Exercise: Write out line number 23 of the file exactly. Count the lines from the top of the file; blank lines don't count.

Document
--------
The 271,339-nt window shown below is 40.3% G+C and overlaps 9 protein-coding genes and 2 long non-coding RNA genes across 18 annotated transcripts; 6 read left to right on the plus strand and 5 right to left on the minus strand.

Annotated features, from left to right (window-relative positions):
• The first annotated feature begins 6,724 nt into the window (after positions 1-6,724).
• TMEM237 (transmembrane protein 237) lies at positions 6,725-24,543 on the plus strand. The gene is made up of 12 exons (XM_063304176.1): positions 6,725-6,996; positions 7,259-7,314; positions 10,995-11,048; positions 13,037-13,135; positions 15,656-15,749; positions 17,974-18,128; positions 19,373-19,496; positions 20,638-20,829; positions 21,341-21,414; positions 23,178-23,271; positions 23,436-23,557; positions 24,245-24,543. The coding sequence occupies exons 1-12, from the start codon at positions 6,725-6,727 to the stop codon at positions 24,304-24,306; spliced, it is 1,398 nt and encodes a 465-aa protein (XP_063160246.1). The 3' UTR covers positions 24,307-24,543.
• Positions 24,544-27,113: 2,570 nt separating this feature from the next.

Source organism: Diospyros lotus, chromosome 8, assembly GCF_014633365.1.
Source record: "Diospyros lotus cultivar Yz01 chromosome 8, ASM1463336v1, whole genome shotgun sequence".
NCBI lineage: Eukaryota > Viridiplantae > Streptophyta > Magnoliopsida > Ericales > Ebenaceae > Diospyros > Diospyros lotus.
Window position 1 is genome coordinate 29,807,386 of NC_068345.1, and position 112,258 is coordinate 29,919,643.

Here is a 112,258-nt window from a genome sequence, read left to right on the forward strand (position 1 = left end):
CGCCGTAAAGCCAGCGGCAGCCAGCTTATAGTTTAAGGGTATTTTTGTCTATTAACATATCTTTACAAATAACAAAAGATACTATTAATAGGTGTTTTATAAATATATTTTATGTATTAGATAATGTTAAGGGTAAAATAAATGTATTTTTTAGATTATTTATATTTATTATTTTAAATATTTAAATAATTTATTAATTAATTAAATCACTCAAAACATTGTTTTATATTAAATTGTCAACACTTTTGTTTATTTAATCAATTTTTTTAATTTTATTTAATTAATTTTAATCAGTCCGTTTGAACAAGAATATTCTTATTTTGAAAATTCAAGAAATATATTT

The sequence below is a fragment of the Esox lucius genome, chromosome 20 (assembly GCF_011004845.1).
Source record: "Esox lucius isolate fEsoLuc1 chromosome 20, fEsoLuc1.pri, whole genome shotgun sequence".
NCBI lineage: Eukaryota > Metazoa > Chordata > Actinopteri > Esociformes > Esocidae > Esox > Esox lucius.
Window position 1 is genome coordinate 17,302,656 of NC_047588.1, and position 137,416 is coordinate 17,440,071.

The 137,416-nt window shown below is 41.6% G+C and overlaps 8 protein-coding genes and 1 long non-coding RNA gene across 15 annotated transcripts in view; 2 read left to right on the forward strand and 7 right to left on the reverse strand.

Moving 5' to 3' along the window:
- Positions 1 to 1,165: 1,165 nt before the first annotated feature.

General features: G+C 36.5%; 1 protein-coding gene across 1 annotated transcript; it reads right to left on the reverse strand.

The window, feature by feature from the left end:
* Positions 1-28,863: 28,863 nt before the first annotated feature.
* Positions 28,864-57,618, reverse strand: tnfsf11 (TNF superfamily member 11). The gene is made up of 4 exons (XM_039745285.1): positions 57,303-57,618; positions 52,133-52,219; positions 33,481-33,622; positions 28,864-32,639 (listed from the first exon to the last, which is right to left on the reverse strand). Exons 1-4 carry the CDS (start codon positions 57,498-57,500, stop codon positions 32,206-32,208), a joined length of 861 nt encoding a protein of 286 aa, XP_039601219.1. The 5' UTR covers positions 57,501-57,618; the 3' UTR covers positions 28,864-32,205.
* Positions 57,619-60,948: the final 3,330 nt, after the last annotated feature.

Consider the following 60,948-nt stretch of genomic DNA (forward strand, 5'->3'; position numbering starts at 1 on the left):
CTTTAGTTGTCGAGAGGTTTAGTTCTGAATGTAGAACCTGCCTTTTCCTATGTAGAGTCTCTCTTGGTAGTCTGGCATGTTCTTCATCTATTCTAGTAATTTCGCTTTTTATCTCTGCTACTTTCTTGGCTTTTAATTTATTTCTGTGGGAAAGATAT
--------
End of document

* Positions 57,619-60,948: the final 3,330 nt, after the last annotated feature.